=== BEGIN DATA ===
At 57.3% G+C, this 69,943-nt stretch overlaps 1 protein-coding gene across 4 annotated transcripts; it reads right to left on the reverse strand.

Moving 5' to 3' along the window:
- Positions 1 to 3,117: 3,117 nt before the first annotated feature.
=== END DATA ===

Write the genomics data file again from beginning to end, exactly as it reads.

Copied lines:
At 57.3% G+C, this 69,943-nt stretch overlaps 1 protein-coding gene across 4 annotated transcripts; it reads right to left on the reverse strand.

Moving 5' to 3' along the window:
- Positions 1 to 3,117: 3,117 nt before the first annotated feature.